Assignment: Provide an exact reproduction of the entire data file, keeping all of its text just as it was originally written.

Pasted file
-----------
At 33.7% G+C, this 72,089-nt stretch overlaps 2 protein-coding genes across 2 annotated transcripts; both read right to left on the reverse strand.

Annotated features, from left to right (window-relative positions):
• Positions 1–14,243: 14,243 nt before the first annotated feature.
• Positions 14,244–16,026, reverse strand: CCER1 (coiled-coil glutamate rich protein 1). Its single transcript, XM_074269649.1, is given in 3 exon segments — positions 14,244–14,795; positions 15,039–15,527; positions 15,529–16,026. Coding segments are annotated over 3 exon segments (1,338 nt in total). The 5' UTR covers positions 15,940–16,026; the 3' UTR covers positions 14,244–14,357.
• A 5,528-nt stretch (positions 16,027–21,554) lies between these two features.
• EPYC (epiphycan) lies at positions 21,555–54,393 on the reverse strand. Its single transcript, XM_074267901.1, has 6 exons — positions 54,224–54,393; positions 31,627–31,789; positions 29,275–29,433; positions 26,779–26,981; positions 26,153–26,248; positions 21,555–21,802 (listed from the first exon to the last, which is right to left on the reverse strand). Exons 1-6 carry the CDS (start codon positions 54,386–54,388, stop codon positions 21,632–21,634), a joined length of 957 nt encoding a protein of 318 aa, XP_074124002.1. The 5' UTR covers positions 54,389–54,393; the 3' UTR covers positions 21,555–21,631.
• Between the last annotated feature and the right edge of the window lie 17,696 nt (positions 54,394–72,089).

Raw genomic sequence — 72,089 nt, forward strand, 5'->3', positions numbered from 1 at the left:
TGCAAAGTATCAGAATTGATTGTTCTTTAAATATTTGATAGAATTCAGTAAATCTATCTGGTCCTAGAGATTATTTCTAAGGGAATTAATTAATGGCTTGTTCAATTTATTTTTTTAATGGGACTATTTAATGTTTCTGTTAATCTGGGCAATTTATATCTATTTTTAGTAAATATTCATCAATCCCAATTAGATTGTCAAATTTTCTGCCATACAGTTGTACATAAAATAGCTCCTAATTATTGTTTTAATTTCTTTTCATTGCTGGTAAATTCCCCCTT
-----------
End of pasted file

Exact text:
At 33.7% G+C, this 72,089-nt stretch overlaps 2 protein-coding genes across 2 annotated transcripts; both read right to left on the reverse strand.

Annotated features, from left to right (window-relative positions):
• Positions 1–14,243: 14,243 nt before the first annotated feature.
• Positions 14,244–16,026, reverse strand: CCER1 (coiled-coil glutamate rich protein 1). Its single transcript, XM_074269649.1, is given in 3 exon segments — positions 14,244–14,795; positions 15,039–15,527; positions 15,529–16,026. Coding segments are annotated over 3 exon segments (1,338 nt in total). The 5' UTR covers positions 15,940–16,026; the 3' UTR covers positions 14,244–14,357.
• A 5,528-nt stretch (positions 16,027–21,554) lies between these two features.
• EPYC (epiphycan) lies at positions 21,555–54,393 on the reverse strand. Its single transcript, XM_074267901.1, has 6 exons — positions 54,224–54,393; positions 31,627–31,789; positions 29,275–29,433; positions 26,779–26,981; positions 26,153–26,248; positions 21,555–21,802 (listed from the first exon to the last, which is right to left on the reverse strand). Exons 1-6 carry the CDS (start codon positions 54,386–54,388, stop codon positions 21,632–21,634), a joined length of 957 nt encoding a protein of 318 aa, XP_074124002.1. The 5' UTR covers positions 54,389–54,393; the 3' UTR covers positions 21,555–21,631.
• Between the last annotated feature and the right edge of the window lie 17,696 nt (positions 54,394–72,089).

Raw genomic sequence — 72,089 nt, forward strand, 5'->3', positions numbered from 1 at the left:
TGCAAAGTATCAGAATTGATTGTTCTTTAAATATTTGATAGAATTCAGTAAATCTATCTGGTCCTAGAGATTATTTCTAAGGGAATTAATTAATGGCTTGTTCAATTTATTTTTTTAATGGGACTATTTAATGTTTCTGTTAATCTGGGCAATTTATATCTATTTTTAGTAAATATTCATCAATCCCAATTAGATTGTCAAATTTTCTGCCATACAGTTGTACATAAAATAGCTCCTAATTATTGTTTTAATTTCTTTTCATTGCTGGTAAATTCCCCCTT